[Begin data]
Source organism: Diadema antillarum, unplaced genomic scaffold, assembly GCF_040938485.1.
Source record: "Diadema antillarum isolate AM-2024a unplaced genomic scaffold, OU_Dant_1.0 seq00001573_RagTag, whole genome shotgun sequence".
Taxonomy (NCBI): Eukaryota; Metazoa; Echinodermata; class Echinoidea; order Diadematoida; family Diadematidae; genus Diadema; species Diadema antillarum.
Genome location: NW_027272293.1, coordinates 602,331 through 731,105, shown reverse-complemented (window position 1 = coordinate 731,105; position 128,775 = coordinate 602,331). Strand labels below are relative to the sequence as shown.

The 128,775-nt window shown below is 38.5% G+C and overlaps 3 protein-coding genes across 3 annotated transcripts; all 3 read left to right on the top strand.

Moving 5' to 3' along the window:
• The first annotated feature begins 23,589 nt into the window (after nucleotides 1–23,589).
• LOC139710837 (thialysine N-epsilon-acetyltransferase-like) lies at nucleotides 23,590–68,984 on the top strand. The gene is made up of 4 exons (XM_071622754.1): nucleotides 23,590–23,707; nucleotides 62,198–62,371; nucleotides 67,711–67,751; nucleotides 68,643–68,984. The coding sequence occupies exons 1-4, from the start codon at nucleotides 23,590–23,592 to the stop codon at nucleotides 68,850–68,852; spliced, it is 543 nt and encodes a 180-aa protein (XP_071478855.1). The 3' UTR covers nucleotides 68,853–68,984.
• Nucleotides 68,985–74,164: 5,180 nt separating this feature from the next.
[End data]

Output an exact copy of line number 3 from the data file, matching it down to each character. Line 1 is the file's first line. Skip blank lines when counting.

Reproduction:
Taxonomy (NCBI): Eukaryota; Metazoa; Echinodermata; class Echinoidea; order Diadematoida; family Diadematidae; genus Diadema; species Diadema antillarum.